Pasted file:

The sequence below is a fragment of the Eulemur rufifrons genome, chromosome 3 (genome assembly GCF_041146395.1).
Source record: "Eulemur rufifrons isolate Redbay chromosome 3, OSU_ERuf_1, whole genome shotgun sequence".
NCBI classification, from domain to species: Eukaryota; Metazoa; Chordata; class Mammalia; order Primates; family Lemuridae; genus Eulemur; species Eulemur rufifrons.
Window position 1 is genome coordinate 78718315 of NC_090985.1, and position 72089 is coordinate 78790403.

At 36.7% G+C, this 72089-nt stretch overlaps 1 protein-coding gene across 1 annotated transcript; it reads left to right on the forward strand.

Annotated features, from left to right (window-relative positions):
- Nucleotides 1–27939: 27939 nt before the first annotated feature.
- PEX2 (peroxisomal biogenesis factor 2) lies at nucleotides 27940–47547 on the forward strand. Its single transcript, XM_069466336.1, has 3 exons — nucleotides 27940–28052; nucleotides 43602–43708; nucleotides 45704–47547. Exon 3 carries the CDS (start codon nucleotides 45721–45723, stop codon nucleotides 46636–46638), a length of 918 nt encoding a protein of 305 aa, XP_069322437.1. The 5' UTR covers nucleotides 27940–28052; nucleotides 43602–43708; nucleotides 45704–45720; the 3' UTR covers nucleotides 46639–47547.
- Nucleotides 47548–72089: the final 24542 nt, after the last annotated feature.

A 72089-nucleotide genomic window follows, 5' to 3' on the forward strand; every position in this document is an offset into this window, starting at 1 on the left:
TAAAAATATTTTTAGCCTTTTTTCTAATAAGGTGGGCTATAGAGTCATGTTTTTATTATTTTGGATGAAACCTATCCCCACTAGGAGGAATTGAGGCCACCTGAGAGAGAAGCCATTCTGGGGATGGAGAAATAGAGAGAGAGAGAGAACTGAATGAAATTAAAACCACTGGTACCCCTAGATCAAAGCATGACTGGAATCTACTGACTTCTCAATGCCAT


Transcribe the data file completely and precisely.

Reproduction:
The sequence below is a fragment of the Eulemur rufifrons genome, chromosome 3 (genome assembly GCF_041146395.1).
Source record: "Eulemur rufifrons isolate Redbay chromosome 3, OSU_ERuf_1, whole genome shotgun sequence".
NCBI classification, from domain to species: Eukaryota; Metazoa; Chordata; class Mammalia; order Primates; family Lemuridae; genus Eulemur; species Eulemur rufifrons.
Window position 1 is genome coordinate 78718315 of NC_090985.1, and position 72089 is coordinate 78790403.

At 36.7% G+C, this 72089-nt stretch overlaps 1 protein-coding gene across 1 annotated transcript; it reads left to right on the forward strand.

Annotated features, from left to right (window-relative positions):
- Nucleotides 1–27939: 27939 nt before the first annotated feature.
- PEX2 (peroxisomal biogenesis factor 2) lies at nucleotides 27940–47547 on the forward strand. Its single transcript, XM_069466336.1, has 3 exons — nucleotides 27940–28052; nucleotides 43602–43708; nucleotides 45704–47547. Exon 3 carries the CDS (start codon nucleotides 45721–45723, stop codon nucleotides 46636–46638), a length of 918 nt encoding a protein of 305 aa, XP_069322437.1. The 5' UTR covers nucleotides 27940–28052; nucleotides 43602–43708; nucleotides 45704–45720; the 3' UTR covers nucleotides 46639–47547.
- Nucleotides 47548–72089: the final 24542 nt, after the last annotated feature.

A 72089-nucleotide genomic window follows, 5' to 3' on the forward strand; every position in this document is an offset into this window, starting at 1 on the left:
TAAAAATATTTTTAGCCTTTTTTCTAATAAGGTGGGCTATAGAGTCATGTTTTTATTATTTTGGATGAAACCTATCCCCACTAGGAGGAATTGAGGCCACCTGAGAGAGAAGCCATTCTGGGGATGGAGAAATAGAGAGAGAGAGAGAACTGAATGAAATTAAAACCACTGGTACCCCTAGATCAAAGCATGACTGGAATCTACTGACTTCTCAATGCCAT